When the Shannons get to the colony, Taylor is rightfully suspicious of Jim. He gives him a job in menial labor, as a sort of slap on the wrist for escaping prison. With that, their new life in Terra Nova begins. It is also at this point (about a half hour into this two hour premiere) that we get our first glimpse at the dinosaurs. Remember the point I made about the high production values about two paragraphs ago? These are most evident in the dinosaurs. The things look amazing, being made entirely out of CGI, as opposed to Jurassic Park, which had a combination of CGI and live action models.
The rest of the episode occurs on day 2 of the Shannon’s existence in the colony. Naturally, Josh, Jim’s son, lets his hormones get the better of him, and he skips orientation in order to hang out with Skye (Allison Miller), a girl he literally just met. She introduces him to her friends, and they go outside the gate for a wild ride of moonshine and cliff diving. Here is where the on-site shooting in Queensland looks it’s best. The jungle is dense, and it adds a huge scope to the whole show.
Meanwhile, Jim saves Taylor’s life from a renegade colonist, part of a group of rebels known as “Sixers” (because they all came in on the sixth migration). Taylor is so grateful that he looks past the whole “escaped from prison” thing and makes him an official officer of the law. Soon, more Sixers arrive, looking to trade for the Sixer that Terra Nova captured earlier. The Sixer’s leader is Mira (Christine Adams), a sassy lady who missed out on the whole “sassy” bit. Mira as a character is uninspired, so it’s upsetting that she’s a major character who will appear over and over again. Some better writing for her, or maybe even a new actress, could help with this.
Meanwhile (again), Josh and his friends have become stranded in the jungle after a group of Sixers stole their vehicle’s battery. Night is fast approaching, and a velociraptor-ish dino as the Slasher is known to hunt at night. The group wholes up in a car, and manages to get an emergency radio signal out to Terra Nova, right in the middle of a Slasher attack. Without wanting to spoil the finer details of the rescue, Josh and his new buddies are rescued, and all is hopeful for future episodes.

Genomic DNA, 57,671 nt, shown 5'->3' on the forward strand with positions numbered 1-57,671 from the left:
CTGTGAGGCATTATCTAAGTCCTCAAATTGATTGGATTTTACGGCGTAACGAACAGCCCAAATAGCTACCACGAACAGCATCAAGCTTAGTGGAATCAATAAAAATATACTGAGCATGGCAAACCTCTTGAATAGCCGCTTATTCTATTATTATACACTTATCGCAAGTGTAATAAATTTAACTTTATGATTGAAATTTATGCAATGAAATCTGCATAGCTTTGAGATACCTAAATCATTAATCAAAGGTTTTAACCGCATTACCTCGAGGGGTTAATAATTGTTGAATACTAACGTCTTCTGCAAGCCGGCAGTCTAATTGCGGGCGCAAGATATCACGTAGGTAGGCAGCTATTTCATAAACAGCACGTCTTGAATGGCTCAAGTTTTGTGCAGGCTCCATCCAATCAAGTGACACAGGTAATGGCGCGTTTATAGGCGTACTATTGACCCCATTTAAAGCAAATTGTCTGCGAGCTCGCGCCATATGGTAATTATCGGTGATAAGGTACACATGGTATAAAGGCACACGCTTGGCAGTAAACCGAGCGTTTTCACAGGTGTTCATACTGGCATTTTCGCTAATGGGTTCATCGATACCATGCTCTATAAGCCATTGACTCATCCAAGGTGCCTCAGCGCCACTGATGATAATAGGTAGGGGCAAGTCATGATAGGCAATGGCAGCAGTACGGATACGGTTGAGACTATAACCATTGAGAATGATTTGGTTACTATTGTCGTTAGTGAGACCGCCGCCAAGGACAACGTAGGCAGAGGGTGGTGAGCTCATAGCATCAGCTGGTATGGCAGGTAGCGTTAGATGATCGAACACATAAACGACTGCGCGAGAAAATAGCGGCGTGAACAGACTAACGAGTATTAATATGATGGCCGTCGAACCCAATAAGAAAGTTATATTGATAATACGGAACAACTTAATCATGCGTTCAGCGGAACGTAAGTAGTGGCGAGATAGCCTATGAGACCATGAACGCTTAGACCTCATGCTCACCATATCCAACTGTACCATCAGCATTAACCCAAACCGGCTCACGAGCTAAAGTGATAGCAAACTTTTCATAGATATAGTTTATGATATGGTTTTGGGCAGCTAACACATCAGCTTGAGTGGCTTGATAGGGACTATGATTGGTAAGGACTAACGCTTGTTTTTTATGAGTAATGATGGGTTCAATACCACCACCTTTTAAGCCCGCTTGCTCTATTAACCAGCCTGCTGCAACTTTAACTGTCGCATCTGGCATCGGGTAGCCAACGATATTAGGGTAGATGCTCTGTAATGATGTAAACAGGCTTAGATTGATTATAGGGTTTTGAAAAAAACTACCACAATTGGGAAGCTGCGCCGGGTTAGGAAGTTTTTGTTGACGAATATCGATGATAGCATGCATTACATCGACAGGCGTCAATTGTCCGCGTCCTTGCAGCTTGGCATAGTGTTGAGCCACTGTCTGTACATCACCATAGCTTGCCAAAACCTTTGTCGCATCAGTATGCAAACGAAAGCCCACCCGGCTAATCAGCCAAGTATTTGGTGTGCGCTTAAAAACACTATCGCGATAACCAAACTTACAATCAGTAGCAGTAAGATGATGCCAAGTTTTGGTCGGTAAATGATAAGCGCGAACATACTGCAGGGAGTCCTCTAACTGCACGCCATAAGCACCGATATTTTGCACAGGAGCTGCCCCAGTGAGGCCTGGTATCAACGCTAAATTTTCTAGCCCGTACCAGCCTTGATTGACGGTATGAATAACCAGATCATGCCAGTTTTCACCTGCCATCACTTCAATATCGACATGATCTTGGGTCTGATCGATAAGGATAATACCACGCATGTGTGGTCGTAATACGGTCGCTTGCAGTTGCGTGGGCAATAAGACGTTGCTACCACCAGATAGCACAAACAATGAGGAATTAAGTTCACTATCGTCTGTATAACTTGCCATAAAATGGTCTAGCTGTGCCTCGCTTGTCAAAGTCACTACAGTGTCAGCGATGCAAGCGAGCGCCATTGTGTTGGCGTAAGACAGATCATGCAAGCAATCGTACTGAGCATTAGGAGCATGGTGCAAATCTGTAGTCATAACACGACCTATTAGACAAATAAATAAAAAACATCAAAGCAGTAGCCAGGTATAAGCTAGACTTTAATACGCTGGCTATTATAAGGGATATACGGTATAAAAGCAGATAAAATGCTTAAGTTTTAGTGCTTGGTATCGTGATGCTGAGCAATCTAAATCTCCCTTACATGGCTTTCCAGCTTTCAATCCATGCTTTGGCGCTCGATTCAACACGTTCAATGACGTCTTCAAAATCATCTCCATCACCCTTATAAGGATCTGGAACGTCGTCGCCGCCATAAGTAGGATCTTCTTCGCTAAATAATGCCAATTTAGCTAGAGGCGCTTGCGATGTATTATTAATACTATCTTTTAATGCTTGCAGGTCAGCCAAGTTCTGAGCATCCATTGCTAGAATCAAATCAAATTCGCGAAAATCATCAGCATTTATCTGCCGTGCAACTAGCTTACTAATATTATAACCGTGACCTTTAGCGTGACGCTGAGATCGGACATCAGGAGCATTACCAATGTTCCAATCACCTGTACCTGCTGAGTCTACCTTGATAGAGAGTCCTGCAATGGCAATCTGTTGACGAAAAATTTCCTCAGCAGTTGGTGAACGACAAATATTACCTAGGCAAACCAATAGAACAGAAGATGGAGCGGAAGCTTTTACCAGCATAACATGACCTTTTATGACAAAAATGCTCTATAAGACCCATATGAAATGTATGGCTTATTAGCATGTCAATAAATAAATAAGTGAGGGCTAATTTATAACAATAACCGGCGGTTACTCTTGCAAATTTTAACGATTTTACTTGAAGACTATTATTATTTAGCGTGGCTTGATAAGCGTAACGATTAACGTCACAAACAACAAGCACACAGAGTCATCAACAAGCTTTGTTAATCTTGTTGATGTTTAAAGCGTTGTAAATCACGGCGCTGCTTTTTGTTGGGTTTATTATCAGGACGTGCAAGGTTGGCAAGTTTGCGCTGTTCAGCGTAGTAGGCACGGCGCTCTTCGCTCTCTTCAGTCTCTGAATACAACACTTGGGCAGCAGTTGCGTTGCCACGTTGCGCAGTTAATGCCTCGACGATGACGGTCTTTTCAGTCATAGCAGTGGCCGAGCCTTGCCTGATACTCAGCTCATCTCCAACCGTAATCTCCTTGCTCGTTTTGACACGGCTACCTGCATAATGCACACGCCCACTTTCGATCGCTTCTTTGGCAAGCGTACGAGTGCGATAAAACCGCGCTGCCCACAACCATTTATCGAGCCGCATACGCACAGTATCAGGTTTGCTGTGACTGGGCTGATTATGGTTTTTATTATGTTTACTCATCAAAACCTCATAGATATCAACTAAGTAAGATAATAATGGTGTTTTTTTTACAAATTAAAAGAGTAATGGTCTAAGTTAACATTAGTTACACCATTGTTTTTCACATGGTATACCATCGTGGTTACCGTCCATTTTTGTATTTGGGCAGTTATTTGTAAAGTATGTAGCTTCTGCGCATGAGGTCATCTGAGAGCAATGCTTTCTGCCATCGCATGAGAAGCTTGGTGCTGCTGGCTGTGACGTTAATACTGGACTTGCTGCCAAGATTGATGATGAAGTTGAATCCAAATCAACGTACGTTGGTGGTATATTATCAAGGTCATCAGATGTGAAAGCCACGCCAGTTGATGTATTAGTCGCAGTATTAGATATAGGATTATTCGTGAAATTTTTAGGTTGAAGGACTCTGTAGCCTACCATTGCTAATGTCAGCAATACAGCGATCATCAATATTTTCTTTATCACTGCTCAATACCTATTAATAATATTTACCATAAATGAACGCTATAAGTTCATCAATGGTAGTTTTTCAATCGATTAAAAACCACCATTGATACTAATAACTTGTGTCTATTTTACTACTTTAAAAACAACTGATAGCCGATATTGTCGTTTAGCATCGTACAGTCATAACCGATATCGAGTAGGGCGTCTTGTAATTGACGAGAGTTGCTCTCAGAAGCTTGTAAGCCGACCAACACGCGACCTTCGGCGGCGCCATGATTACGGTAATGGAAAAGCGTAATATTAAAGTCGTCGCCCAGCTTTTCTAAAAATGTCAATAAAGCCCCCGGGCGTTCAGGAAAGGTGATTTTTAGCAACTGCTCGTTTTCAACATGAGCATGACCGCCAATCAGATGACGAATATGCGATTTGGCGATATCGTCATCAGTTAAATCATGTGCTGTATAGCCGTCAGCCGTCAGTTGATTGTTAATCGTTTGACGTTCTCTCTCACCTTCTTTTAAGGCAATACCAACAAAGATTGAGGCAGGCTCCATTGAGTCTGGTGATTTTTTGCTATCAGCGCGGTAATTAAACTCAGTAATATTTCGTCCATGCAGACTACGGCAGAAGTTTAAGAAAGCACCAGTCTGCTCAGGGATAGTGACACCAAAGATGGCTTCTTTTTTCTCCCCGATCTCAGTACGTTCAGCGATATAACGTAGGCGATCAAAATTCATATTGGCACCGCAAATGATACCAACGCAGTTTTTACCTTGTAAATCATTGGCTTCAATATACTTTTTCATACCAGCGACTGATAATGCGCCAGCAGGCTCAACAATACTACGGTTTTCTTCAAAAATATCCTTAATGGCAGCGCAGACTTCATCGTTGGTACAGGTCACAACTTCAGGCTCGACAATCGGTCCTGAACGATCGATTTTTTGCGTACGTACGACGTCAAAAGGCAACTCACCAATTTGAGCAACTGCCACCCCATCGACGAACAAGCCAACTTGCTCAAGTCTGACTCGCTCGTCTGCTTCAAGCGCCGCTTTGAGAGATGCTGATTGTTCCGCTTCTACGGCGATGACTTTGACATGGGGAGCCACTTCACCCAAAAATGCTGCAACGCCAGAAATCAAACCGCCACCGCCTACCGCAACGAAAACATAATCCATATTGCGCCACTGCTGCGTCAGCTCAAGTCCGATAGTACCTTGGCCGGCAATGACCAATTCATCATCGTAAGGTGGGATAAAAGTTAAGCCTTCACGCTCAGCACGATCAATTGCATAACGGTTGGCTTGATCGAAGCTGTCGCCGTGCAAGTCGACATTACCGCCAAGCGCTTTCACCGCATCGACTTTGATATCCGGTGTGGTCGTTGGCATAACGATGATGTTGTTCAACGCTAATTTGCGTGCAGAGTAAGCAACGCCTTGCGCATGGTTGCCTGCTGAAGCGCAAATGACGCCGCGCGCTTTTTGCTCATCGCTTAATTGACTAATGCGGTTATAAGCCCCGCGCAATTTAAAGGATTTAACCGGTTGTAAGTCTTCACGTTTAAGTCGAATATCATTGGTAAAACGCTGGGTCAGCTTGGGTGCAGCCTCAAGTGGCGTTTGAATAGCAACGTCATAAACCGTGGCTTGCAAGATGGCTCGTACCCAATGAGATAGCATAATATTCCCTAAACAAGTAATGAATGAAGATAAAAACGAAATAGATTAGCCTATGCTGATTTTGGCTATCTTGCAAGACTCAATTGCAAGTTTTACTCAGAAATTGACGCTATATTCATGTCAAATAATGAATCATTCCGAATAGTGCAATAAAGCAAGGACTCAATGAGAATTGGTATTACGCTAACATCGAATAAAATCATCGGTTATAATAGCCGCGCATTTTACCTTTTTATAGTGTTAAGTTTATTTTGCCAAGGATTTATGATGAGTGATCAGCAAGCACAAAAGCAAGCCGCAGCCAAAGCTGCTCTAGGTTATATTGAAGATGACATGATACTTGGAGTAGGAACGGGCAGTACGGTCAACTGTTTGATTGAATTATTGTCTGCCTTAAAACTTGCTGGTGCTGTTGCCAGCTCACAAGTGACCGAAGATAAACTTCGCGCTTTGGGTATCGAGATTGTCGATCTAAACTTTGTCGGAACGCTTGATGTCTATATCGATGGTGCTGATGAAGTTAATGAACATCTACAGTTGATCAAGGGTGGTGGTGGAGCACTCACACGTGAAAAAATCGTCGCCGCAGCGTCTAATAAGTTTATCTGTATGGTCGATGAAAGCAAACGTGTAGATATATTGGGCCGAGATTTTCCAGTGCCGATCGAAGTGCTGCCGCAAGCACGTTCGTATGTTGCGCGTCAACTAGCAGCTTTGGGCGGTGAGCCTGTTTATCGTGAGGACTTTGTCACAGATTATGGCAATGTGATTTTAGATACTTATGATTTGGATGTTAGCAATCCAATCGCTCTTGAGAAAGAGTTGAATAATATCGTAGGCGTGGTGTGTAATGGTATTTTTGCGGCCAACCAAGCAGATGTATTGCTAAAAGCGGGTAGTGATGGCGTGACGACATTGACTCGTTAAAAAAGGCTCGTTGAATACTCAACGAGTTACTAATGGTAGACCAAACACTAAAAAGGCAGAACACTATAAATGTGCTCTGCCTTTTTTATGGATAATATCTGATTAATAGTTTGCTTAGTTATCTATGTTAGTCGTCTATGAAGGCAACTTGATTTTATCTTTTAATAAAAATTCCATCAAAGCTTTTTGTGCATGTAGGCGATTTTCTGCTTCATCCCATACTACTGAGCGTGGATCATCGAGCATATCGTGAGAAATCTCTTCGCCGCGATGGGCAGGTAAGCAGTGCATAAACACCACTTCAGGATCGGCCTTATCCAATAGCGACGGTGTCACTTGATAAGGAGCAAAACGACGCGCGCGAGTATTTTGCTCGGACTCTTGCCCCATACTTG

I would like to take this time to lay out three plot holes that I knew that the show would have to deal with, and how it dealt with it. And let me tell you: they deal with it hard.
1. Why don’t they use the time rip to travel back to a more recent time and convince their civilizational predecessors to not be so greedy and terrible and human?
Answer: The time rip randomly picked the time, so the humans have no control over it.
2. What about the butterfly effect?
Answer: Turns out that Terra Nova exists in a different time-stream (re: universe) than the Earth-proper.
3. They say it’s a one-way trip to Terra Nova; why don’t they just send back supplies with the groups of people?
Answer: None, so far. If they don’t resolve this, actually, I might break out in hives at their stupidity.
8.5 out of 10
Good: Good writing, a very interesting premise, and high production values, with some awesome CGI effects
Bad: Some of the acting is very stiff, and that one plot hole will irk me until they resolve it sometime in season three (probably).
Ugly: The obviousness of some of Stephen Lang’s dubbing, and the character of Mira, in general.